Luxor itself is the main gateway to Upper Egypt’s historical highlights, and while you won’t get to see the Pyramid at Giza from here, most other well-known Egyptian sites are easily accessible for the town. It’s a fairly small town that’s straightforward to negotiate, focussed along the east bank of the Nile, giving the town an impressive setting. The Corniche that runs along the Nile itself is home to many of Luxor’s hotels, while away from the river is the more traditional part of town, with local restaurants and the market area. This part of town is perfect for picking up a bargain, so long as your bartering skills are up to scratch! I picked up a rather colourful rug, made of camel hair (or so I’m told) that cost me £15 – a bargain (or so I’d told) as the seller was losing money himself (or so I’m told). Still, it looks excellent at home and you won’t see anything quite like it on the high street!
Let’s talk temples. If you spend some time in Upper Egypt there’s a risk you may get temple-overload. There are dozens of amazing temples and monuments that, in most locations, would be a major attraction in their own right. Here, where there are so many amazingly preserved temples and monuments, you’ll do well to come away knowing the difference between Nefertari and Nefertiti. To my mind, the Temple of Karnak, Valley of the Kings and Temple of Hapshetsut are the most impressive sights in the Luxor area. If you’re on a Nile cruise, the setting of the Temple of Philae near Aswan is simply stunning, while the Temples of Abu Simbel, in the far south of Egypt are perhaps the single most impressive historical site I’ve ever been to – personally, I rate them above the Pyramids (although Angkor Wat in Cambodia and Borobudur in Java are up there too!) – a bit more effort to get to, but really worthwhile. The great thing about Luxor is that these amazing temples and monuments are easily accessible – the Temple of Karnak, for example, is a few minutes by taxi from most hotels, and the town itself is only a five hour flight from the UK!
Away from the temples, I spent one morning in the market, shopping – other than the colourful rug (and a particularly iffy alabaster carving of Nefertiti herself that’s unlikely to appear on the mantelpiece any day soon) I came away laden with spices at rock-bottom prices - big bags of black pepper, coriander seeds and cardamom, far cheaper that you’d get them for in the UK. I’m always one for trying local food, too, and the market area is good for this – one evening I plumped for pigeon, and while it wasn’t the meatiest of birds, it was certainly a very local experience! That’s the great thing about Egypt – it’s so close and so easy to visit, but it’s still a fascinating place with a huge amount of interest, and you’ll be sure to have a very local experience.

More details of our Egypt Holidays can be found at: http://www.redseaescapes.co.uk

Our full range of holidays: http://www.escapeworldwide.co.uk

Friday, 5 June 2009

Lazy Days in the Maldives

Darren recently spent five nights in the Maldives, hopping between islands to check out the facilities on offer, and generally doing very little in the Indian Ocean sun – he’d call it hard work but we know better!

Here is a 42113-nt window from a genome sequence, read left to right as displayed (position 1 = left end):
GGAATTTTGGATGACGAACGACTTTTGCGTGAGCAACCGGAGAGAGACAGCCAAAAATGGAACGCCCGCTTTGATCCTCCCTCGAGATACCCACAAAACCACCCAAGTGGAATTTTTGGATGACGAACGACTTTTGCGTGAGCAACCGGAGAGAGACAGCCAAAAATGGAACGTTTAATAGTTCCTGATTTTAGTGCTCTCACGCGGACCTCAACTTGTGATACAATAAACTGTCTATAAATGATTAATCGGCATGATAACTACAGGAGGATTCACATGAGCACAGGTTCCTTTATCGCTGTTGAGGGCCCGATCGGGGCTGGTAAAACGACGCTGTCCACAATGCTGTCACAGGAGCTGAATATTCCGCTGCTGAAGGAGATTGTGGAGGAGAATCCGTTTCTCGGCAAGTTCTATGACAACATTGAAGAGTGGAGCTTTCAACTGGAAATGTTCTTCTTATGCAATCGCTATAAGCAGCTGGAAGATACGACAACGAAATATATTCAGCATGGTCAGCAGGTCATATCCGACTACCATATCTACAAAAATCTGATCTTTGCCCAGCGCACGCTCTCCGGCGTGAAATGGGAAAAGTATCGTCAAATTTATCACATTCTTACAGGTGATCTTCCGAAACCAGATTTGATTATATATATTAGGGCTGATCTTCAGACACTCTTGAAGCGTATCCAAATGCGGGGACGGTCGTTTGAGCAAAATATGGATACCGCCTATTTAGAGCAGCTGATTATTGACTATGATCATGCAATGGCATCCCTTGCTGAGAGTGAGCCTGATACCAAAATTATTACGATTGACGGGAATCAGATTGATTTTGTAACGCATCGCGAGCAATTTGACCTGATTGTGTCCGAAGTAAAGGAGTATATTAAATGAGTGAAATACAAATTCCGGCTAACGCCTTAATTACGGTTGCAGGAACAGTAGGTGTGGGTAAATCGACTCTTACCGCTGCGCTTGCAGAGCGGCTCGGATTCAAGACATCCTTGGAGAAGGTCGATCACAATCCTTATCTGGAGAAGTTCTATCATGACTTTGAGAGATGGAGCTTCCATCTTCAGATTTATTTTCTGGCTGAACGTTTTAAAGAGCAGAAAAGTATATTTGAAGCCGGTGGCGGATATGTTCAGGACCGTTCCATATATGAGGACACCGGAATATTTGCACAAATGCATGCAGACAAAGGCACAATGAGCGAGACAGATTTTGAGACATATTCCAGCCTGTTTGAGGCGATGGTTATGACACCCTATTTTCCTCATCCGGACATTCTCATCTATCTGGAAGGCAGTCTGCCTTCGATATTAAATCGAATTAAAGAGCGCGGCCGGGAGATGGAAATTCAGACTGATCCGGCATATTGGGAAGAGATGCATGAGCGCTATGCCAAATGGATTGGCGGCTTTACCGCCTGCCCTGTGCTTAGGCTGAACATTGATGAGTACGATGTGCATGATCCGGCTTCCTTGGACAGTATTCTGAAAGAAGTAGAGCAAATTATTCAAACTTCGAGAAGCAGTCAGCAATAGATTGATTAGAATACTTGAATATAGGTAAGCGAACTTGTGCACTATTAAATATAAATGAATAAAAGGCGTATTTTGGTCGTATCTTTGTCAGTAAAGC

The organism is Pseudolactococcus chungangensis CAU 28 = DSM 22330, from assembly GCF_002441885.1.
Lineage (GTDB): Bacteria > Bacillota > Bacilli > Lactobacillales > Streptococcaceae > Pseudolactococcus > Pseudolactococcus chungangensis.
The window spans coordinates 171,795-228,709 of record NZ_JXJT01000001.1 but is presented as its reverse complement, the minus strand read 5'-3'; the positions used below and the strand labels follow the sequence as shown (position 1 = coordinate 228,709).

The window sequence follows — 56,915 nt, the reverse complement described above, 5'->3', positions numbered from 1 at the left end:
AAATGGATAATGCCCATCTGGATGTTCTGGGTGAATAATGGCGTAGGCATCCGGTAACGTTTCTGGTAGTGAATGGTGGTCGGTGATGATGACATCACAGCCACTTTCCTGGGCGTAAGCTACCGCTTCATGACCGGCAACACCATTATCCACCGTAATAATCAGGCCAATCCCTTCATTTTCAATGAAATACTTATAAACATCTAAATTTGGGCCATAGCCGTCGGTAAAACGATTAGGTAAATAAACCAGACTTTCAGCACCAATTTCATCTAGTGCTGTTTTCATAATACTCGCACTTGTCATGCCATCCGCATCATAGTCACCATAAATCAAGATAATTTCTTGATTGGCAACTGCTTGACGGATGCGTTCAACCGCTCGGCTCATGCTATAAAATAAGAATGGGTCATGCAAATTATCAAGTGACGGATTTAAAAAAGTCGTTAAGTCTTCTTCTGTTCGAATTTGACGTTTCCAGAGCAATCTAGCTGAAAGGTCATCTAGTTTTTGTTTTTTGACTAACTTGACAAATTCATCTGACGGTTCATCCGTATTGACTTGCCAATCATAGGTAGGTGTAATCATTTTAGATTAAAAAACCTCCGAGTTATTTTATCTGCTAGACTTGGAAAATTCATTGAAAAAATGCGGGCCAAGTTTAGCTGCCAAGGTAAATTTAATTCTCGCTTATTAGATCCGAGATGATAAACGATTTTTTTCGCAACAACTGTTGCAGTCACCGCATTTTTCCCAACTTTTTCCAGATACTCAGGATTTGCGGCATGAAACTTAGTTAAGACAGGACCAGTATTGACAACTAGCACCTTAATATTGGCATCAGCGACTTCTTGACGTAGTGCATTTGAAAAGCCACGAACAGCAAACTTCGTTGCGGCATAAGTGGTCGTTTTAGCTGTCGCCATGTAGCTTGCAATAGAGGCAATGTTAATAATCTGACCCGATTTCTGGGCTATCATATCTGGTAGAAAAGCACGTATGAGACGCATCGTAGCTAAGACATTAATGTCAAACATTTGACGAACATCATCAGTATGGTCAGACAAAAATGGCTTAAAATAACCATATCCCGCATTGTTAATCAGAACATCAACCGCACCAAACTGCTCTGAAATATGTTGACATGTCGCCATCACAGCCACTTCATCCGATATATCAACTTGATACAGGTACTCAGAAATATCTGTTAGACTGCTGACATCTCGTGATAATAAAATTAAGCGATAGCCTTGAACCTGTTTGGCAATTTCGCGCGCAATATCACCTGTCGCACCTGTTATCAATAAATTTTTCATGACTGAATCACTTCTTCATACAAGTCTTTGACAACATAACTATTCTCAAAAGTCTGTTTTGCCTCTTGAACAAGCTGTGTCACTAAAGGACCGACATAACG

“I’d be the first to admit that the Maldives isn’t the kind of destination I’d normally go for, as I tend to like getting out and about, exploring local places and eating in different restaurants when I’m on holiday. However, after a few days here, I’m smitten! I’m amazed just how easy I found it to do absolutely nothing, and I’m already planning a return trip.
Take somewhere like Kuramathi Island, for example – three resorts on one island stretching over 2 kilometres, with some shared facilities and enough going on to keep me entertained, but plenty of space to chill out. After a leisurely breakfast we set off to the tip of the island, not really realising that we’d be covering the entire 2 km to get there! At the tip of the island is a sand bar that stretches off in to the distance – picture postcard stuff, with the bluest sea imaginable lapping the sand bar and the clearest sky above. We spent a few minutes taking it all in, paddling in the sea and lying on the sand, before heading in to some shade – the sun in this part of the world is very intense!
Next in our active day of doing very little was snorkelling – had we been more energetic diving was on offer, but that would have meant we actually had to do something, and I was getting in to the whole theory of doing very little surprisingly well! The snorkelling in the Maldives is superb – straight off the beach and you’re immersed in another world. As with many islands, Kuramathi has a large lagoon that’s ideal for snorkelling, and at the edge of this is a wall of coral where the sea suddenly deepens. The reef sharks kind of put me off getting too close, although it did seem a little like hard work to get there.
After all that activity it was time to relax, so I took a good book and sat on my balcony, chilling out. Later in the afternoon, a shoal of stingray come to the shore to be fed, while herons look on and tease the fish – or maybe the fish tease the herons, it’s hard to say! And there’s only one way to finish off such a relaxing day of doing very little – in the bar, with a cool beer. Here, though, the bar is on the beach, with bean bags dotted across the sand. Heaven!”
Check out Darren’s photo gallery at http://www.farawayescapes.co.uk/gallery/Escape%20Worldwide%20Maldives%20Photo%20Gallery/
For more details of holidays to the Maldives visit http://www.escapeworldwide.co.uk/ind/destin/mle.shtml